Panasonic PZ80/PZ85 Calibration Thread (Updated first post) - Page 3 - AVS Forum
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post #61 of 2470 Old 04-21-2008, 04:44 PM
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Quote:
Originally Posted by ElwayLite View Post

I think some stick with 0 because many sets should be left all the way off.

But that's from the CRT age when many CRT set can't go beyond 0 and not have distortion/ringing. By leaving it at 0, the TV actually softens the original picture.

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post #62 of 2470 Old 04-21-2008, 04:48 PM
 
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Quote:
Originally Posted by David Susilo View Post

But that's from the CRT age when many CRT set can't go beyond 0 and not have distortion/ringing. By leaving it at 0, the TV actually softens the original picture.

I'm with ya, I trust what my eyes tell me on the calibration disc. Tom went with 50 also, so I dont feel we are crazy.
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post #63 of 2470 Old 04-21-2008, 07:34 PM
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I am a first time HDTVer but I do pride myself on having a very discerning eye. I have the TH-42PZ80U. Right out of the box, I changed from Standard to Cinema (which looked much much better). I keep on reading posts about Tom's and everyone else's settings, I try them, but they never look anywhere as good as I have. I wish I could find some settings that made my tv look even better than great (but great isn't that bad now is it?).

What I am using is:
CINEMA
Picture: 100
Brightness: 58
Color: 41
Tint: 0
Sharpness: 50
Color Temp: Normal
Black Level: Light

We watch in a room that has two lamps behind us. When we turn off the lamps (not often) to watch a HD movie like Dante's Peak, the pq is even more amazing. Believe me if I could complain, I would.

I am not saying that my above settings are optimal for anyone but me (who knows, maybe Picture: 97 would be .3% better), but so far I haven't seen posted other settings that, in total, improve upon my settings.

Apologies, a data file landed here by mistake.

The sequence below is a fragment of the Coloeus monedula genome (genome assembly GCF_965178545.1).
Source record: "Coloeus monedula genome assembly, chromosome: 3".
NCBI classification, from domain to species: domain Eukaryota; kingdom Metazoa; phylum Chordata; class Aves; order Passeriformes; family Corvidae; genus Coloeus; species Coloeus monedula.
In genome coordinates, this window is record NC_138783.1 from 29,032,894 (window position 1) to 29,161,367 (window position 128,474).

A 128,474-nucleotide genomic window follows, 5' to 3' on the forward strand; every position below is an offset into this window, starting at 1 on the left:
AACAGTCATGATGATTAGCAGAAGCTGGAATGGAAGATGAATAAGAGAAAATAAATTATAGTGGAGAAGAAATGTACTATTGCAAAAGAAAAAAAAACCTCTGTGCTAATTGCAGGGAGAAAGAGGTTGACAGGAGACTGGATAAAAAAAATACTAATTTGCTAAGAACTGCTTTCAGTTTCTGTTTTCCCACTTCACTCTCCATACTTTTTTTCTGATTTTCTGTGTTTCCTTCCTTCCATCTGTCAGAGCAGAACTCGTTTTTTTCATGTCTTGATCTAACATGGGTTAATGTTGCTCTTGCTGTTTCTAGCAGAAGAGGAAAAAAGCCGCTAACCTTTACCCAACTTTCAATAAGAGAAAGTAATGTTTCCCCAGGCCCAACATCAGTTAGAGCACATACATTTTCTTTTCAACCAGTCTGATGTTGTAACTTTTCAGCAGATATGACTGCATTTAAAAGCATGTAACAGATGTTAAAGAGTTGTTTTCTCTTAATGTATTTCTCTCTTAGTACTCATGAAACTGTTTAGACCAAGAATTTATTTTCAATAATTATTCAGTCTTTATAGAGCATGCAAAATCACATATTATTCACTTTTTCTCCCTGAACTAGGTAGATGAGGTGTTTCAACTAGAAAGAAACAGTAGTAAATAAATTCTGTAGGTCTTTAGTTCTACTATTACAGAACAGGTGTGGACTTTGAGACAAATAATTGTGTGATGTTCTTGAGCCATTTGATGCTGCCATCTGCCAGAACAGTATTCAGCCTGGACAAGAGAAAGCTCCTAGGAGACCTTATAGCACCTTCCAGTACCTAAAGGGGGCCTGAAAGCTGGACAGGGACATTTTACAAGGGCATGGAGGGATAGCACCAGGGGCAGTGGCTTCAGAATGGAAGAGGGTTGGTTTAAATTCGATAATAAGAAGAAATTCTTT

Maybe PZ80Us are different from 85Us.
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post #64 of 2470 Old 04-21-2008, 07:43 PM
 
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Picture is not necessarily bad, I'm just a little concerned with the brightness. With DVE, the brightness was right at about 51 with 100 hours on the set. You may be lightening a little too much. Not saying it doesn't look great, just putting it out there for others. The high Picture may also give you an issue during sports.
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post #65 of 2470 Old 04-22-2008, 07:11 AM - Thread Starter
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Quote:
Originally Posted by XBR11 View Post

I am a first time HDTVer but I do pride myself on having a very discerning eye. I have the TH-42PZ80U. Right out of the box, I changed from Standard to Cinema (which looked much much better). I keep on reading posts about Tom's and everyone else's settings, I try them, but they never look anywhere as good as I have. I wish I could find some settings that made my tv look even better than great (but great isn't that bad now is it?).

What I am using is:
CINEMA
Picture: 100
Brightness: 58
Color: 41
Tint: 0
Sharpness: 50
Color Temp: Normal
Black Level: Light

We watch in a room that has two lamps behind us. When we turn off the lamps (not often) to watch a HD movie like Dante's Peak, the pq is even more amazing. Believe me if I could complain, I would.

I am not saying that my above settings are optimal for anyone but me (who knows, maybe Picture: 97 would be .3% better), but so far I haven't seen posted other settings that, in total, improve upon my settings.

Maybe PZ80Us are different from 85Us.

Interesting, on my PZ85U using cinema there wasn't much of a difference using a Picture setting over 60.

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post #66 of 2470 Old 04-22-2008, 10:39 AM
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Picture at 100? Doesn't that increase risk of burn-in?

 

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post #67 of 2470 Old 04-22-2008, 11:33 AM
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Quote:
Originally Posted by pbc View Post

Picture at 100? Doesn't that increase risk of burn-in?

according to the "fabled" airhostess (that's her userid) in the burn-in thread, burn-in is just a myth.

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post #68 of 2470 Old 04-22-2008, 12:18 PM
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Quote:
Originally Posted by bpmurr View Post